A fighter got green slimed near the savage garden, but since he was wearing plate and helmet and it was a VERY SMALL green slime [ended up like 1hp], the fighter took more damage from having it burned off his armor than from the slime itself. The party didn’t poke around the vegetation, and the dwarf kept everyone from tripping up the water features, so fire beetles kept to themselves.

The party raided Nuromen’s apartment, found the keyword to open the door to his lab and made their way there. They messed with EVERYTHING.

At least two characters got blown up by the alchemy lab trap, someone got hurt by the frog, they found Yolo’s stuff, and the trap doors.

With all the magic users dead, no one achieved a “goal” from the Tome of Power, but an elf got permanently infused with Detect Magic. One of the clerics thought the Tome of Power was the evil book they were trying to destroy. It wasn’t, but it unleashed a chain reaction that permanently enchanted their mace with light. If any MUs had been alive, they would’ve lost their mind over it, but elf didn’t really care.

Party dropped down the trapdoor to the temple of the ape god and found the back-way into Nuromen’s ancestral tomb. While the party made pretty short work of the three zombies, Nuromen himself killed 3 party members with Magic Missile and level drains. They managed to drive him off by, of all things, hitting him repeatedly by throwing the silver puppet at him and then dousing him with holy water.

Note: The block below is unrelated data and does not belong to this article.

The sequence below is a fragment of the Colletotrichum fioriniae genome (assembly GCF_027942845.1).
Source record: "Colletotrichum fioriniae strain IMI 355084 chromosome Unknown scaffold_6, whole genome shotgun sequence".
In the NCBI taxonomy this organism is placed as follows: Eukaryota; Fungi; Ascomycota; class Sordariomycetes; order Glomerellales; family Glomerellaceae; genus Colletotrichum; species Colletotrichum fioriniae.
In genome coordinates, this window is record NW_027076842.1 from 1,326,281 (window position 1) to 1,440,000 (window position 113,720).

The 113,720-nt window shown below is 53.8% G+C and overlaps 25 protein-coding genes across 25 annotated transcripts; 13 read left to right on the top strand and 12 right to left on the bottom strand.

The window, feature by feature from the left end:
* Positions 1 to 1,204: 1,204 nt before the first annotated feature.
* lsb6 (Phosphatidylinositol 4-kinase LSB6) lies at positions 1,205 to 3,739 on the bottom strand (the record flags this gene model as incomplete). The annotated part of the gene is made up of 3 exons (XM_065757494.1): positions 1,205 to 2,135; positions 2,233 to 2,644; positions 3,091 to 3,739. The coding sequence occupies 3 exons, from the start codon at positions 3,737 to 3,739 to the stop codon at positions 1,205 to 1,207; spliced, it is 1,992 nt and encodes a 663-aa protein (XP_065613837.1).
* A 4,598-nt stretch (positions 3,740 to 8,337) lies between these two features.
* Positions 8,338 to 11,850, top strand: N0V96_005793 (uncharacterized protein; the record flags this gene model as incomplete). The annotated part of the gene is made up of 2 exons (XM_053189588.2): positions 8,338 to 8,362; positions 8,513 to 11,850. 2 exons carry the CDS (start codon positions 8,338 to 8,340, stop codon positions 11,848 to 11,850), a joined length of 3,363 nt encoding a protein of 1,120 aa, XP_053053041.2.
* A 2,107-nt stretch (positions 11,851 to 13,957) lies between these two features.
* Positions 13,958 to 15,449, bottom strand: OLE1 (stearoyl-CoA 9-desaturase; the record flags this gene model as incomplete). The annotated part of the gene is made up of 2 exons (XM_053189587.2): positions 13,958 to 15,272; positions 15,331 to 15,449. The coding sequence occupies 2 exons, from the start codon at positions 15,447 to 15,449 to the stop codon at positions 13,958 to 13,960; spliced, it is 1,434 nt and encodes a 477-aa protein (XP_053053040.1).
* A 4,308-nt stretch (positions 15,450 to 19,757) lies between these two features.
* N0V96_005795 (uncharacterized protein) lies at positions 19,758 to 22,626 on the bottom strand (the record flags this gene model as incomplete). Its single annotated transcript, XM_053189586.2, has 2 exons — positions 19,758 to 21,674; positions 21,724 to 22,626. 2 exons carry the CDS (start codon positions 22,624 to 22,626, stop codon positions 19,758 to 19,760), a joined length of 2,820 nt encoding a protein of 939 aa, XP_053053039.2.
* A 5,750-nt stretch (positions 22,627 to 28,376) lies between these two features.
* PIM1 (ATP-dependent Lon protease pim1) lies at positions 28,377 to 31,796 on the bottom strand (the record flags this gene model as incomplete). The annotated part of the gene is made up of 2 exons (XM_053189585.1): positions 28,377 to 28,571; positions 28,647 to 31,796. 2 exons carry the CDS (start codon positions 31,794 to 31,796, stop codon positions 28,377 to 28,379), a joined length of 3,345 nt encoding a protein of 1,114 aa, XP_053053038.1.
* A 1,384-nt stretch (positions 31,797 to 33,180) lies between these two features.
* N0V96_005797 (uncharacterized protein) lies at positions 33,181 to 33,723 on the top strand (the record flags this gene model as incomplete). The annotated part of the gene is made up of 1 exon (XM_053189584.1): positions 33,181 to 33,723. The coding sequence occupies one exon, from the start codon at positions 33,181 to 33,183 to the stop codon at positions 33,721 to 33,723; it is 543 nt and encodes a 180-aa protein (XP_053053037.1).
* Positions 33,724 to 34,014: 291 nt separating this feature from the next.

That’s where we called things.

Funny thing, for how many goblins were crawling around the Maze, they never actually encountered any because they never found the room where they were camping out and goblins never came up on the Random Encounter table.

Great part was DMing for old school guys [including Shane Stacks from Shane Plays] who were demanding more blood and more PC death, even saying that it would be great for things to end in a TPK [because Con Game]. It was a blast.

Wild Stars: Breaking the Speed of Light 

This comes via Wild Stars author, Michael Tierney:

When I wrote my first Wild Stars novels back in the 1970s, three of concepts that drive the mechanics the Wild Stars universe challenged the accepted views of our reality. One was that mankind made our first migration into space and colonized planets circling the brightest stars in the night sky some 75,000 years ago. Then, around the year 2000, geneticists cracked the human genome and discovered that the human population crashed to only a few thousand people alive on Earth around 75,000 years ago (the Wild Stars explains where the rest went). The other two were the often mocked concepts of time travel and starships that can travel faster than the speed of light. A couple of weeks ago, this story was released: